Considering both ‘career’ and ‘vocational’ politicians

Friends, as I began to draft this letter it became apparent that I needed a clear, semantical distinction

Friends, as I began to draft this letter it became apparent that I needed a clear, semantical distinction between the words ‘career’ and ‘vocation.’

My iPhone dictionary defines career as ‘An occupation undertaken for a significant period of a person’s life and with opportunities for progress.’

It is based on the Latin word ‘carrus’ or ‘wheeled vehicle’ and suggests a personal conveyance.

It defines vocation as, “A strong feeling of suitability for a particular career or occupation.”

It is based on the Latin word ‘vocare’ or ‘to call’ and suggests being identified for a life of particular duty.

Very important to see the difference here! The connotation of the word career seems to be primarily self-serving while the connotation of the word vocation suggests serving others.

Have you noticed that in the varied arenas of life, some people excel due to a persistent and committed drive (or calling) with average skill or ability while others with tremendous ability or natural talent, have been known to languish for apparent lack of commitment or inspiration?

In the political realm, it seems obvious that the public would benefit more from the efforts of a vocational rather than a career politician.

Nigel Farage, the very popular United Kingdom Independence Party (UKIP) leader in Great Britain, points out that their current parliament is full of people who have made politics more of an academically-driven career than a public service-driven vocation. When their career goes bad, their politics go bad too.

Remember when Parliament was full of large characters on both sides of the house? Pearson, Diefenbaker, Martin, the list goes on and on of people of great accomplishment. People who demonstrated a high level of commitment and function in their respective vocations even before engaging in the (at that time) well-respected world of politics.

Right here in Central Alberta we have an example of at least one vocational politician.

Blaine Calkins is one of the roster of MPs who operates with a philosophical commitment to his constituents and out of respect for the people who elected him, does not promise impossibilities.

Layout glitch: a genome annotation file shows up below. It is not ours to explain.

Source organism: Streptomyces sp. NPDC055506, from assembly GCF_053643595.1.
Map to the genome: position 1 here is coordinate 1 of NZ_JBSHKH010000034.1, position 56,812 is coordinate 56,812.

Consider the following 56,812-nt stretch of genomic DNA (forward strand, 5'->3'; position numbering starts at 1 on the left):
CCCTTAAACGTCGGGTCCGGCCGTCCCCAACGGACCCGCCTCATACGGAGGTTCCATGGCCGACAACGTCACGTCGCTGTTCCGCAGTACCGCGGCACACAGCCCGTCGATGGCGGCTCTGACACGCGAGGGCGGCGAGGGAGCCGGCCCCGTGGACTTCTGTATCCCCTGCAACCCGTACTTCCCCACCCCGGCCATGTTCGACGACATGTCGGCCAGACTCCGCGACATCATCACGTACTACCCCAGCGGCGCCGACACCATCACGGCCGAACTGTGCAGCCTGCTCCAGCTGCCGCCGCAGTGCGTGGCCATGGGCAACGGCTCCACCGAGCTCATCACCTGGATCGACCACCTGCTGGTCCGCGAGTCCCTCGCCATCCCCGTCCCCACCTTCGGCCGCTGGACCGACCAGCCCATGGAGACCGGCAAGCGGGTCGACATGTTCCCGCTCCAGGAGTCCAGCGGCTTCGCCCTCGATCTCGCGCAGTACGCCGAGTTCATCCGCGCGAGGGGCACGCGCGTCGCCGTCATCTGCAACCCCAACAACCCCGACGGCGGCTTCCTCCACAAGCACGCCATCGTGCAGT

He has a workingman’s credo and he does not expect to be carried along on the backs of his constituents.

He speaks of his opponents with generosity and grace and does not engage in the currently popular – ad hominem – discourse.

I have come to know him personally and can confidently say that he is one of the elected public servants of the old, blue collar tradition who values academic accomplishment but insists the technical and practical credentials of our population be recognized as well.

In little more than a year, we will be called upon to cast our votes in a general election.

I believe the stakes are higher than they have ever been.

I am alarmed at the insidious promotion of foreign values under the guise of multiculturalism and the strident voices of special-interest groups who take advantage of our nation’s accommodating attitude and weak defense of our traditional values and culture.

What a shame to have to use the word defense in this context and in this time in our history.

The best defense they say is offence and I have lived long enough to appreciate the veracity of that axiom.

Let’s, therefore use the time available to consider the best people and the best plan for our country.

Let’s not elect any more media-conscious, career legislators who are more influenced by emotional rhetoric than by our old western qualities of reason, compassion, guts and good old common sense.

Don Ahlquist

Gull Lake